Mechanistic-Empirical Pavement Design Guide (MEPDG) Application …

Dans le document Implications of Climate Change for (Page 50-74)

The analysis of deterioration-relevant climate indicators revealed important implications that may result from climate change. However, the analysis was conducted independent of adjustments in several factors important in determining future patterns of deterioration, including other

environmental variables (e.g., moisture) and those related to pavement structure, traffic,

construction, and maintenance. The next set of case studies were designed to begin probing how the combination of such factors might affect the deterioration and performance of pavement sections over time as measured in terms of International Roughness Index (IRI), cracking (both load- and environment-related), and permanent deformation or rutting. The United States NCHRP/AASHTO Mechanistic-Empirical Pavement Design Guide (MEPDG) and software were used to conduct the case studies, in part because of the interest in applying MEPDG in Canada. The Transportation Association of Canada has established a pooled fund study, with representation from all provincial departments of transportation as well as several large Canadian municipalities, in order to adapt the MEPDG for Canadian conditions.

Methods and Data

MEPDG is being developed to assist engineers in making decisions about asphalt and concrete pavement design and rehabilitations based on the application of state-of-the-practice mechanistic-empirical principles (NCHRP, 2004b). It allows the user to test various assumptions or scenarios concerning the variables noted above. In doing so, it provides output concerning the progression of pavement deterioration and performance and the adequacy of various pavement designs. The primary inputs required to run MEPDG include:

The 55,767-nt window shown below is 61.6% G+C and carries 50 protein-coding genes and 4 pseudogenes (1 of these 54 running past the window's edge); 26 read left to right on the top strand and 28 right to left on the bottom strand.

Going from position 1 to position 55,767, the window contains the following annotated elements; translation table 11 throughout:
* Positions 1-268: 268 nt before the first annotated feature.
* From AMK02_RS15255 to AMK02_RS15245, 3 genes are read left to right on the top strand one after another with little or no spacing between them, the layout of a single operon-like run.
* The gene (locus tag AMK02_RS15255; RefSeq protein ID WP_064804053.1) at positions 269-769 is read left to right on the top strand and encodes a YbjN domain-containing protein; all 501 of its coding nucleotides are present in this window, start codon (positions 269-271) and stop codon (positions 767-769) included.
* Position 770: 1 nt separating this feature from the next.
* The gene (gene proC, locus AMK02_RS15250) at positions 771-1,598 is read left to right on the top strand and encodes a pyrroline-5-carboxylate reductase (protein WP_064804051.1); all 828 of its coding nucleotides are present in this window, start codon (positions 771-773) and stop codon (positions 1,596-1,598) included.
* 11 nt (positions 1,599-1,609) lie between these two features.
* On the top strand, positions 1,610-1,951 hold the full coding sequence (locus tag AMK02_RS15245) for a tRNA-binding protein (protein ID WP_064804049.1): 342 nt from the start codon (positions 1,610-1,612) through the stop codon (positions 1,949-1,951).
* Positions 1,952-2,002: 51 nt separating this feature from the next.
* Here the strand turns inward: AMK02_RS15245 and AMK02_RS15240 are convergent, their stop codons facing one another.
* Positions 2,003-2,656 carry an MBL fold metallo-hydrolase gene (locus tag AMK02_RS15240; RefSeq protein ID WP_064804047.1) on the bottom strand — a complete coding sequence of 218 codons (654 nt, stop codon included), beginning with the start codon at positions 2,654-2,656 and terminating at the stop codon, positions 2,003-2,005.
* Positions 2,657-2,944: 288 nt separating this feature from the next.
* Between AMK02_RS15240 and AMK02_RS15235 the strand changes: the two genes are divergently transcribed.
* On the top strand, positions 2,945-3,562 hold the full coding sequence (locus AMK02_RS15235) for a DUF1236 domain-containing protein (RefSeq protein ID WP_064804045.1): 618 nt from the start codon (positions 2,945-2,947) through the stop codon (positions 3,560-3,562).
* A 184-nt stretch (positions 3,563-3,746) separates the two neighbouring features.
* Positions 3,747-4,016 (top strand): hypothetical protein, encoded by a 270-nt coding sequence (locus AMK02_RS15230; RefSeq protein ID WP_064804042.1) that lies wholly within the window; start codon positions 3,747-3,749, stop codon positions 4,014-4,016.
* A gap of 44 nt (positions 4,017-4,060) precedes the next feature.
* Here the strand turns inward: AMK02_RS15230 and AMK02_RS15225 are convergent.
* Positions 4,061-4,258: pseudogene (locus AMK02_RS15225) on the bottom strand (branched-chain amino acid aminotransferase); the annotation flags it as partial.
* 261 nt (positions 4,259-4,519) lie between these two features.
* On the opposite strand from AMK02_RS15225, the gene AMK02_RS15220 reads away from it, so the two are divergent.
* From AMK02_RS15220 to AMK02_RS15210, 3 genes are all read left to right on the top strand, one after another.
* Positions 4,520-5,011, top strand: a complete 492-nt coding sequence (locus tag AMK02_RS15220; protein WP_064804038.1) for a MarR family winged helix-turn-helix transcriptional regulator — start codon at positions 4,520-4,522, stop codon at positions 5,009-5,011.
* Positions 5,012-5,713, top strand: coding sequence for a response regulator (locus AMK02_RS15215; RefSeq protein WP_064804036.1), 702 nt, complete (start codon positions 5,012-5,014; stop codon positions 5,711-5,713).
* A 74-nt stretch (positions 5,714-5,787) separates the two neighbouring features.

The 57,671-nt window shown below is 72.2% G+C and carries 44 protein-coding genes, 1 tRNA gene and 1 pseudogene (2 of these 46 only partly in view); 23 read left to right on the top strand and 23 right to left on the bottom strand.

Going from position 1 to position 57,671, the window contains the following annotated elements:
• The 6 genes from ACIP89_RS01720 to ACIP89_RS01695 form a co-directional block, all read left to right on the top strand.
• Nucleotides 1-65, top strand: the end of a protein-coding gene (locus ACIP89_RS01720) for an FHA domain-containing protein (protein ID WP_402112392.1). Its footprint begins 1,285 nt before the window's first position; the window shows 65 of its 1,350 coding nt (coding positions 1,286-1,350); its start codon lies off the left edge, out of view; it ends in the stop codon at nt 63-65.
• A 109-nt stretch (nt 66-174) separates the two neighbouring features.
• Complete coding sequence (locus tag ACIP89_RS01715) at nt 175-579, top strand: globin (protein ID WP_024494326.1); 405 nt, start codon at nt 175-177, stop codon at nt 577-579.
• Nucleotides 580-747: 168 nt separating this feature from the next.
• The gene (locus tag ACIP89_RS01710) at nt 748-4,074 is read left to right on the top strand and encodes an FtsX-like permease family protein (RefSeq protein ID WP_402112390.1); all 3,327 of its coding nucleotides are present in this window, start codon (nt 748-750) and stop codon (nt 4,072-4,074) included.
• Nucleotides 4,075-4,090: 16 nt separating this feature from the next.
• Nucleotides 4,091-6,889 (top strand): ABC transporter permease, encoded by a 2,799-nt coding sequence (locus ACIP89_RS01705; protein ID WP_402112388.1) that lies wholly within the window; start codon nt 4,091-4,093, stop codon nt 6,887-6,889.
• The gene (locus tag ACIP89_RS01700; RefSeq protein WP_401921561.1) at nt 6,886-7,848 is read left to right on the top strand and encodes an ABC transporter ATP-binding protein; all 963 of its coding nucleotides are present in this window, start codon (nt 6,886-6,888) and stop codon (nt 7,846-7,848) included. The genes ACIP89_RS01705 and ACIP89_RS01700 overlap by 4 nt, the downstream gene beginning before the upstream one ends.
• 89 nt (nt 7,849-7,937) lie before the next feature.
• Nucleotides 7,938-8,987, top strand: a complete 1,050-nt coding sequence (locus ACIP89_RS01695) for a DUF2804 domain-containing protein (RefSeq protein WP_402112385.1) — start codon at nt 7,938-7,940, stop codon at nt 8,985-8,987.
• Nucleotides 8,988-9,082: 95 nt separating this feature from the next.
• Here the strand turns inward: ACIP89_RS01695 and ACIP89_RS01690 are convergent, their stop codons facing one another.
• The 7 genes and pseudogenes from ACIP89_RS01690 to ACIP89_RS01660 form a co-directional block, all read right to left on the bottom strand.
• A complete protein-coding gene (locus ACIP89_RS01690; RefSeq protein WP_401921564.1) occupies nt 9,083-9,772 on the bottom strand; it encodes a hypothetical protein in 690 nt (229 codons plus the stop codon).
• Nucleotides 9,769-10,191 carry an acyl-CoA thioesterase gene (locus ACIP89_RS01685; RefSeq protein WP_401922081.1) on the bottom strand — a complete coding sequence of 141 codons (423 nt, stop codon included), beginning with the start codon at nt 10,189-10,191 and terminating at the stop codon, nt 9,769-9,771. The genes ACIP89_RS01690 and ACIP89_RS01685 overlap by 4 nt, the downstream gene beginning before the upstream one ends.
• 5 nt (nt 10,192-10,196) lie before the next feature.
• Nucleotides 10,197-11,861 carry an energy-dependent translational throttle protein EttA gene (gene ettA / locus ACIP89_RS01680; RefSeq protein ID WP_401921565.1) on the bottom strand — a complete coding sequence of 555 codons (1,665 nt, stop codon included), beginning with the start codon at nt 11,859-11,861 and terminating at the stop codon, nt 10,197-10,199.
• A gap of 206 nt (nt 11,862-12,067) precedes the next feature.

• general site and project information (e.g., design type, design life, construction and opening dates);

• analysis parameters (e.g., initial and terminal IRI, various forms of cracking, permanent deformation), critical values, and reliability (used to account for error in predictions of various distresses);

• traffic assumptions (e.g., lane alignment, baseline volume and future growth and distribution of truck traffic);